Geo-heritage Sites and Geo-relics Bill, 2022

In Context

  • Recently, the draft Geo-heritage Sites and Geo-relics (Preservation and Maintenance) Bill was notified by the Ministry of Mines.

Geo-heritage Sites and Geo-relics

  • According to the Ministry of Mines, the Geological Survey of India (GSI) declares geo-heritage sites/national geological monuments for protection and maintenance.
    • The GSI or the respective state governments take necessary measures to protect these sites.
    • The 32 geo-heritage sites spread across 13 states in India.
  • GSI:
    • Coming under the Ministry of Mines, the GSI was established in 1851 to investigate and assess coal and other mineral resources of the country through regional-level exploration.

Issues with preservation and threats

  • Sites in India:
    • According to the draft, the fossil wealth of dinosaur remains of Madhya Pradesh and Gujarat, marine fossils of Kutch and Spiti, and oldest life forms viz. stromatolites of Rajasthan and Madhya Pradesh are of great geo heritage and geo-tourism value. 
    • The world’s oldest metallurgical records of gold, lead and zinc in Rajasthan and Andhra Pradesh are still preserved but are under great threat.
  • Absence of legislation:
    • The Bill states that despite identifying these sites, there are concerns over their preservation. 
    • Due to the absence of any legislation in the country for the protection, preservation and maintenance of the geo-heritage sites, these are increasingly threatened with destruction not only by the natural causes of decay but also by population pressure and changing social and economic conditions which are aggravating the situation.

Draft bill highlights

  • Aim:
    • The Bill is aimed at providing for the declaration, preservation, protection and maintenance of geo-heritage sites and geo-relics of national importance, for geological studies, education, research and awareness purposes.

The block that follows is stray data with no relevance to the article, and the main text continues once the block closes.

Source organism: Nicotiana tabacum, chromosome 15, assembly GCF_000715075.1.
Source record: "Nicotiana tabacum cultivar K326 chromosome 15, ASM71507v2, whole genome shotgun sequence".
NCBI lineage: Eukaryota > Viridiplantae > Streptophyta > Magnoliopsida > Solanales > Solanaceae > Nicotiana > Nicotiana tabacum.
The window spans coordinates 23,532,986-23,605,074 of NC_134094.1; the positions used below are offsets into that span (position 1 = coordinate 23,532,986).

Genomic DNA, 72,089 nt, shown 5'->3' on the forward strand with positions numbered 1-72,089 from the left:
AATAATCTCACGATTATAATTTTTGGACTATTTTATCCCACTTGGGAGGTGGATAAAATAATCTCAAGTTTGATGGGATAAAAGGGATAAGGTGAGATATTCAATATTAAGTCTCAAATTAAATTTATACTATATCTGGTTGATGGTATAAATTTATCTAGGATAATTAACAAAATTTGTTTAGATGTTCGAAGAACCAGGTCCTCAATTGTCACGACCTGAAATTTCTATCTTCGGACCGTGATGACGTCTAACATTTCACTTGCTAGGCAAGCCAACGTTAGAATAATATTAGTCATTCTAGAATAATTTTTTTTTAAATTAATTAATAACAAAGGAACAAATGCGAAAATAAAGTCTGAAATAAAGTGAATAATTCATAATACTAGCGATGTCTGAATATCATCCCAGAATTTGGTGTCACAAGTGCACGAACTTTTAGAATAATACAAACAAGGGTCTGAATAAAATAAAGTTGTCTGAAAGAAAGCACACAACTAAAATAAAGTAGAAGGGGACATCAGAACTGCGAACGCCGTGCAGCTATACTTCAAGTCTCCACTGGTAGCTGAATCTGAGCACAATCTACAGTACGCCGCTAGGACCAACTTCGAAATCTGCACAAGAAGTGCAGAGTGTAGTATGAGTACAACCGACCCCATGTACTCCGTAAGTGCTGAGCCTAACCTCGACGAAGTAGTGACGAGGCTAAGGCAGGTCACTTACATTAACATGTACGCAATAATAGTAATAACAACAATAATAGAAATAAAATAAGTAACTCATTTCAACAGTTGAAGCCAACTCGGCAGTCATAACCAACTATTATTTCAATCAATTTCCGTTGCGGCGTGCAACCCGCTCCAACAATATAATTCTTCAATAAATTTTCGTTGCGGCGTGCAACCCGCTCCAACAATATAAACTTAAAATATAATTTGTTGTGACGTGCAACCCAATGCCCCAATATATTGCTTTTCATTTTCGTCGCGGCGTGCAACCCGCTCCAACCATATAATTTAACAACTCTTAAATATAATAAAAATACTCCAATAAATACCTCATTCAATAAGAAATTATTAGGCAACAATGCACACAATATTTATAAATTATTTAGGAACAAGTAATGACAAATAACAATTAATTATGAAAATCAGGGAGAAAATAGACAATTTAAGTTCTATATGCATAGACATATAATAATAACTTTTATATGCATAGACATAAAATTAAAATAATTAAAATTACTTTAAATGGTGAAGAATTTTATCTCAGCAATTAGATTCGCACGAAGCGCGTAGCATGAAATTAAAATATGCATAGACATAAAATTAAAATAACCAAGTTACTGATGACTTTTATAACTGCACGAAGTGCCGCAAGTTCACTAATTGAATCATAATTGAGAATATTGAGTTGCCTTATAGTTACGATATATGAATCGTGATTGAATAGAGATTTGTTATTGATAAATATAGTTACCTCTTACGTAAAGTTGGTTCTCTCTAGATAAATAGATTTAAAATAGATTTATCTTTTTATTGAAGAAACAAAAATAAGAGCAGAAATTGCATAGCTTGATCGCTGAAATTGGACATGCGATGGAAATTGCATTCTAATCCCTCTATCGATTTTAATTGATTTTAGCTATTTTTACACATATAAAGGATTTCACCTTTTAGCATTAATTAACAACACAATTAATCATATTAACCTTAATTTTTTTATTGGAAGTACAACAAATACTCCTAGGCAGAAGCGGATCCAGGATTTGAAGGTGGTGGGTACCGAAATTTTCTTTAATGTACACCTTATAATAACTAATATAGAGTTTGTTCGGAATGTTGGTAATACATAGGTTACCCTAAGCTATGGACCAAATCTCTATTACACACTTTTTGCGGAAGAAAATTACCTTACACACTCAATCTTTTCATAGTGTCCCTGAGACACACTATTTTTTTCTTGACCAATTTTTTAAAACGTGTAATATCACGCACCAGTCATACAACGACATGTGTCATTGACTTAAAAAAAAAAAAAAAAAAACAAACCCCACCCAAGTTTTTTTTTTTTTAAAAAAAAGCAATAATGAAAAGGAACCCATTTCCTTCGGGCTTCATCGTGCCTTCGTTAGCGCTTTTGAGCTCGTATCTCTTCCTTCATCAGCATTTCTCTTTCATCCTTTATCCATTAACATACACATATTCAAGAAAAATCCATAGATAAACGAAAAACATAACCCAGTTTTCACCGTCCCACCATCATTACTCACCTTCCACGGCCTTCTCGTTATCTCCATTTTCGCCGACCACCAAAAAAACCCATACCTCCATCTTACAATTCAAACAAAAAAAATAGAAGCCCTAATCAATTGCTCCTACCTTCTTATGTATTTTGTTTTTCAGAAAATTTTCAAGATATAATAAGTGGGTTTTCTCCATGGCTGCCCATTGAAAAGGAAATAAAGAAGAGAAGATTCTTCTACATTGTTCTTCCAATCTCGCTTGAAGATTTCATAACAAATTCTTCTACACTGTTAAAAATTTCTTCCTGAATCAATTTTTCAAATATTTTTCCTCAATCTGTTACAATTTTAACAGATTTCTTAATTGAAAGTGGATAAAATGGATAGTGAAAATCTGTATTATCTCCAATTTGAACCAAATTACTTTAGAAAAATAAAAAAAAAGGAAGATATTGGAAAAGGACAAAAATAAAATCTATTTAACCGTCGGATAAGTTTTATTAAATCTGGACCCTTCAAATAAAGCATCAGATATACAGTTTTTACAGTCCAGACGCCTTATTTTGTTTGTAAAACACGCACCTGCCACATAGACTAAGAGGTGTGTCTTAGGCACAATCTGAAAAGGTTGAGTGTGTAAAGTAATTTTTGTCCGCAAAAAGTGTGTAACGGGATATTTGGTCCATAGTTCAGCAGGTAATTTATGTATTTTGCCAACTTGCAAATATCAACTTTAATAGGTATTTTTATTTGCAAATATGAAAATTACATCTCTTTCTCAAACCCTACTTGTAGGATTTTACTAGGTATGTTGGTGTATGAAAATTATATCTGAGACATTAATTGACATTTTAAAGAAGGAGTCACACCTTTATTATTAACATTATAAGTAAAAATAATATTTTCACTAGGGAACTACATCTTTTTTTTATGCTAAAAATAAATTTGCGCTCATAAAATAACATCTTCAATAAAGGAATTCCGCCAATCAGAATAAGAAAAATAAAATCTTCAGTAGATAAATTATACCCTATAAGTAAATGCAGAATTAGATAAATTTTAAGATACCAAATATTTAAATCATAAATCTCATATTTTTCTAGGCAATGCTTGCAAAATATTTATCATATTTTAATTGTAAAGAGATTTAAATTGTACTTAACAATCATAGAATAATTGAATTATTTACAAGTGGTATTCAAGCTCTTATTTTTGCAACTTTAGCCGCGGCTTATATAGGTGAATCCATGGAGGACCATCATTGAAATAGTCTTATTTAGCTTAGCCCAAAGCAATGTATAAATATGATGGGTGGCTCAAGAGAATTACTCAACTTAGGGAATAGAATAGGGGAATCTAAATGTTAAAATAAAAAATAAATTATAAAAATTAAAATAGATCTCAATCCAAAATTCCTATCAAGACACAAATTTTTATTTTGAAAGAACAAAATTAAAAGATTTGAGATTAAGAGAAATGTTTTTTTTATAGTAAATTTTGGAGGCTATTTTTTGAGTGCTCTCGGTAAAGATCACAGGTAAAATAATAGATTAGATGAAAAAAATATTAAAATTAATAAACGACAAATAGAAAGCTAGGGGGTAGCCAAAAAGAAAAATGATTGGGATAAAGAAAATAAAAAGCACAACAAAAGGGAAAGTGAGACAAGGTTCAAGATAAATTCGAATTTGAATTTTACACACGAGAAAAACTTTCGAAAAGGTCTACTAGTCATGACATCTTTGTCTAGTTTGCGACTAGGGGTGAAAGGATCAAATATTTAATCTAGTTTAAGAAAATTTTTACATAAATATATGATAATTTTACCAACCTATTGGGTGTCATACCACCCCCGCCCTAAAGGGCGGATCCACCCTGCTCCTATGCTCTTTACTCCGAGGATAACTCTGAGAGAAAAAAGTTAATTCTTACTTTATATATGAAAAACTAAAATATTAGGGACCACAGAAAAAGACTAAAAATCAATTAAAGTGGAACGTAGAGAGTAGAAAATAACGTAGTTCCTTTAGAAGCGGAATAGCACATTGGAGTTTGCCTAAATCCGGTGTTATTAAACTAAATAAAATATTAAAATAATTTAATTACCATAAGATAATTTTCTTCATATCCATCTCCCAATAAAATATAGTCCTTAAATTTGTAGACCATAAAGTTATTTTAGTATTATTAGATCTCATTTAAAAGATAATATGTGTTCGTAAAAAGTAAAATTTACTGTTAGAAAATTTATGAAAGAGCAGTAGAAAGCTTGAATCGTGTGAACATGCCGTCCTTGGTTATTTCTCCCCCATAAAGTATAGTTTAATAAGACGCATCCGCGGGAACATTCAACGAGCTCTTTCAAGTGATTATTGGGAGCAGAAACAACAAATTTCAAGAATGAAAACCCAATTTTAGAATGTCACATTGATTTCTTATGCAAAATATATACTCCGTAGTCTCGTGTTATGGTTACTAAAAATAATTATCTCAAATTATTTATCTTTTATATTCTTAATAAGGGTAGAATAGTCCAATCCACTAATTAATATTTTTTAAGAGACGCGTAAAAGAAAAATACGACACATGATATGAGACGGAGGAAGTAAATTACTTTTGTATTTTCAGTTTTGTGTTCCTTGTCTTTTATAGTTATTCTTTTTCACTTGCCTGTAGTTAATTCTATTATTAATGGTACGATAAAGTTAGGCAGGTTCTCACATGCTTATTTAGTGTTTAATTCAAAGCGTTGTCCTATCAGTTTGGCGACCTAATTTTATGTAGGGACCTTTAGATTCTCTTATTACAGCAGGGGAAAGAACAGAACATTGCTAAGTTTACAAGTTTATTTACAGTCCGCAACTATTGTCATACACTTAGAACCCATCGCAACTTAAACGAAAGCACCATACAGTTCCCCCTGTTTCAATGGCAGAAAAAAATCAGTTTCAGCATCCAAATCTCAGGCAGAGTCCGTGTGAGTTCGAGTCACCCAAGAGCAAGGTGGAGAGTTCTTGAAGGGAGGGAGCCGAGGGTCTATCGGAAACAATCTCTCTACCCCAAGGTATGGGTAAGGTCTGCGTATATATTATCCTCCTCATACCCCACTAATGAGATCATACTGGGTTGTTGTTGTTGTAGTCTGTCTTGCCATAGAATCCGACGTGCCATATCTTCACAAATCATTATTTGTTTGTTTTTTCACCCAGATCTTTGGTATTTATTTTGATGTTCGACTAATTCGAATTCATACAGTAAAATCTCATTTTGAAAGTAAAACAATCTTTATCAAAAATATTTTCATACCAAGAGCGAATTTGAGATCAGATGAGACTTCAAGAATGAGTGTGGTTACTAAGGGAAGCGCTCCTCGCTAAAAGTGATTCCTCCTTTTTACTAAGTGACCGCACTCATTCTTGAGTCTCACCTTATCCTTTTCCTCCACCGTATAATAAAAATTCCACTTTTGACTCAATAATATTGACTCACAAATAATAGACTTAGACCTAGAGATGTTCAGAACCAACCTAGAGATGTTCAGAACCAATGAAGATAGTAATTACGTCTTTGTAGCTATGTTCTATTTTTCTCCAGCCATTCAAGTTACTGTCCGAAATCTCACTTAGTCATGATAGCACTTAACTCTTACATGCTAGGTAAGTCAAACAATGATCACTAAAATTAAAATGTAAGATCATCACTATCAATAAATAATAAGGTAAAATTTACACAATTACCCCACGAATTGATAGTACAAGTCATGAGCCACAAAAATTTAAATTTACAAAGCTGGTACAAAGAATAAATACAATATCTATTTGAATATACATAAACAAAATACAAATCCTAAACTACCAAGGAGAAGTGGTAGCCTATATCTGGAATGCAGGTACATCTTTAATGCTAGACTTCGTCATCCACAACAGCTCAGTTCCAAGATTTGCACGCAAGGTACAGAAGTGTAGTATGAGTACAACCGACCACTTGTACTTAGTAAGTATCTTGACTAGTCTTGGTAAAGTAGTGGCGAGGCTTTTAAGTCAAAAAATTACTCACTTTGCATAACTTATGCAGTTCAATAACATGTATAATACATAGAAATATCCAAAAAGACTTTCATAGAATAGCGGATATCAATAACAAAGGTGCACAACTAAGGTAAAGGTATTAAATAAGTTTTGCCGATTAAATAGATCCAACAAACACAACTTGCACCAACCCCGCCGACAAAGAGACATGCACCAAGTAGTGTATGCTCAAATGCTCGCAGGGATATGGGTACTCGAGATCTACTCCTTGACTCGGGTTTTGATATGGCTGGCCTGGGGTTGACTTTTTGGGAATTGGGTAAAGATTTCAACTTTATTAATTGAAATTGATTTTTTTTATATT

• Definitions:
    • The draft bill defines Geoheritage sites as:
      • Sites containing geo-relics and phenomena, stratigraphic type sections, geological structures and geomorphic landforms including caves, natural rock-sculptures of national and international interest; and includes such portion of land adjoining the site, that may be required for their conservation or to access to such sites.
    • Geo-relic is defined as:
      • Any relic or material of geological significance or interest like sediments, rocks, minerals, meteorites or fossils. 
      • The GSI will have the power to acquire geo-relics “for its preservation and maintenance”.
  • Role of Central Government:
    • The bill would authorise the Central Government to declare a geoheritage site to be of national importance. 
    • This would be under the provisions of the Right to Fair Compensation and Transparency in Land Acquisition, Rehabilitation and Resettlement Act, 2013 (RFCTLARR Act)
  • Raising objections:
    • Through a public notification in the Official Gazette, the government would spell out what areas were to be acquired by it, and objections to this can be raised within two months.
  • Compensation to the land owners:
    • Provision is made for compensation to the owner or occupier of land who incurs loss or damage from the land due to the exercise of any power under this Act. 
    • The market value of any property will be ascertained in accordance with the principles set out in the RFCTLARR Act.
  • Prohibitions:
    • The Bill imposes a prohibition on construction, reconstruction, repair or renovation of any building within the geo-heritage site area or utilisation of such area in any other manner, except for construction for preservation and maintenance of the geo-heritage site or any public work essential to the public.
  • Penalties:
    • Penalties for destruction, removal, defacement or contravention of any direction issued by the Director General, GSI in the geo-heritage site are mentioned. 
    • There is a penalty of imprisonment which may extend to six months or a fine which may extend to Rs.5 lakh or both
    • In the case of a continuing contravention, an additional fine of up to Rs.50,000 for every day of continuing contravention may be imposed.

Concerns & challenges

  • Issues of distribution of power:
    • The need for the preservation of such sites, and particular laws for them, has been felt for a long. 
    • But as a Science article points out, there are concerns over the distribution of power as mentioned in the Bill.
  • Issues with local communities:
    • GSI has the authority to acquire any material of geological significance, including sediments, rocks, minerals, meteorites, and fossils, as well as sites of geological importance.